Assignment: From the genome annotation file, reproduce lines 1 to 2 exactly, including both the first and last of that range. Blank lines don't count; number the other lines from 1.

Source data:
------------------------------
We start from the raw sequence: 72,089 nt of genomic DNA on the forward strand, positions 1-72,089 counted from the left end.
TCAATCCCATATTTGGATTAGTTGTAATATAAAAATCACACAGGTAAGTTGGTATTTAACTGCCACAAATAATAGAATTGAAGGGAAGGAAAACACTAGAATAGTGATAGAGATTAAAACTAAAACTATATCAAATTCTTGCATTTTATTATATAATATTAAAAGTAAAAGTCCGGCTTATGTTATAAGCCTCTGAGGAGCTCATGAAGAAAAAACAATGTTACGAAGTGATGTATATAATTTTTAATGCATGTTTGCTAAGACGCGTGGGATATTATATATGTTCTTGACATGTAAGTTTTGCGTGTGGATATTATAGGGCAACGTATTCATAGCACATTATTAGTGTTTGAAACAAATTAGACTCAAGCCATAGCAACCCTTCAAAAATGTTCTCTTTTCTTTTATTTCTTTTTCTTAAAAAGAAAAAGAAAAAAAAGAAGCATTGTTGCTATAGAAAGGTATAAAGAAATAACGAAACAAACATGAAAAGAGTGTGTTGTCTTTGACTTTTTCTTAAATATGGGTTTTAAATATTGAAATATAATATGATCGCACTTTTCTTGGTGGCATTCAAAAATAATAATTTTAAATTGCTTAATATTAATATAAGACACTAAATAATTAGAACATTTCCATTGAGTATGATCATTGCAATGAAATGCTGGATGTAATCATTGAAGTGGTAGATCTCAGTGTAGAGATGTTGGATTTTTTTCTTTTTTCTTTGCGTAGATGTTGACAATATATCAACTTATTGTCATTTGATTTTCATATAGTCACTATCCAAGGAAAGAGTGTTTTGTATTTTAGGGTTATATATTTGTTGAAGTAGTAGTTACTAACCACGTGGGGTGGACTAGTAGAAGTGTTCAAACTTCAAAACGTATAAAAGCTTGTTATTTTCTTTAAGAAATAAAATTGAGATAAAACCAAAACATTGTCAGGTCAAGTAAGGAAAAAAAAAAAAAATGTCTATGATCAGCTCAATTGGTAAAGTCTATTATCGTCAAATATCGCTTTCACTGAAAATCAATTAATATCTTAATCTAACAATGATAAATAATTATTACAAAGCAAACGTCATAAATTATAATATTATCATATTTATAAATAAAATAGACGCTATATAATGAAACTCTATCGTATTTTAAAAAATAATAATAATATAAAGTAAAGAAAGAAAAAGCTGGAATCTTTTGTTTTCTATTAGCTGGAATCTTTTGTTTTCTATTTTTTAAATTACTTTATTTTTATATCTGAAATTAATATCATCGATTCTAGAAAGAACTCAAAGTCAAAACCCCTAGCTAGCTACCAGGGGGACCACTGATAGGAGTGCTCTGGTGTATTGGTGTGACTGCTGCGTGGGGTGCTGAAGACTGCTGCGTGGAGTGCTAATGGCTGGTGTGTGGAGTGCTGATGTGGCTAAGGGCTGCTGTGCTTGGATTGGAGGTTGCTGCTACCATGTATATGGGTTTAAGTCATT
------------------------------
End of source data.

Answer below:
We start from the raw sequence: 72,089 nt of genomic DNA on the forward strand, positions 1-72,089 counted from the left end.
TCAATCCCATATTTGGATTAGTTGTAATATAAAAATCACACAGGTAAGTTGGTATTTAACTGCCACAAATAATAGAATTGAAGGGAAGGAAAACACTAGAATAGTGATAGAGATTAAAACTAAAACTATATCAAATTCTTGCATTTTATTATATAATATTAAAAGTAAAAGTCCGGCTTATGTTATAAGCCTCTGAGGAGCTCATGAAGAAAAAACAATGTTACGAAGTGATGTATATAATTTTTAATGCATGTTTGCTAAGACGCGTGGGATATTATATATGTTCTTGACATGTAAGTTTTGCGTGTGGATATTATAGGGCAACGTATTCATAGCACATTATTAGTGTTTGAAACAAATTAGACTCAAGCCATAGCAACCCTTCAAAAATGTTCTCTTTTCTTTTATTTCTTTTTCTTAAAAAGAAAAAGAAAAAAAAGAAGCATTGTTGCTATAGAAAGGTATAAAGAAATAACGAAACAAACATGAAAAGAGTGTGTTGTCTTTGACTTTTTCTTAAATATGGGTTTTAAATATTGAAATATAATATGATCGCACTTTTCTTGGTGGCATTCAAAAATAATAATTTTAAATTGCTTAATATTAATATAAGACACTAAATAATTAGAACATTTCCATTGAGTATGATCATTGCAATGAAATGCTGGATGTAATCATTGAAGTGGTAGATCTCAGTGTAGAGATGTTGGATTTTTTTCTTTTTTCTTTGCGTAGATGTTGACAATATATCAACTTATTGTCATTTGATTTTCATATAGTCACTATCCAAGGAAAGAGTGTTTTGTATTTTAGGGTTATATATTTGTTGAAGTAGTAGTTACTAACCACGTGGGGTGGACTAGTAGAAGTGTTCAAACTTCAAAACGTATAAAAGCTTGTTATTTTCTTTAAGAAATAAAATTGAGATAAAACCAAAACATTGTCAGGTCAAGTAAGGAAAAAAAAAAAAAATGTCTATGATCAGCTCAATTGGTAAAGTCTATTATCGTCAAATATCGCTTTCACTGAAAATCAATTAATATCTTAATCTAACAATGATAAATAATTATTACAAAGCAAACGTCATAAATTATAATATTATCATATTTATAAATAAAATAGACGCTATATAATGAAACTCTATCGTATTTTAAAAAATAATAATAATATAAAGTAAAGAAAGAAAAAGCTGGAATCTTTTGTTTTCTATTAGCTGGAATCTTTTGTTTTCTATTTTTTAAATTACTTTATTTTTATATCTGAAATTAATATCATCGATTCTAGAAAGAACTCAAAGTCAAAACCCCTAGCTAGCTACCAGGGGGACCACTGATAGGAGTGCTCTGGTGTATTGGTGTGACTGCTGCGTGGGGTGCTGAAGACTGCTGCGTGGAGTGCTAATGGCTGGTGTGTGGAGTGCTGATGTGGCTAAGGGCTGCTGTGCTTGGATTGGAGGTTGCTGCTACCATGTATATGGGTTTAAGTCATT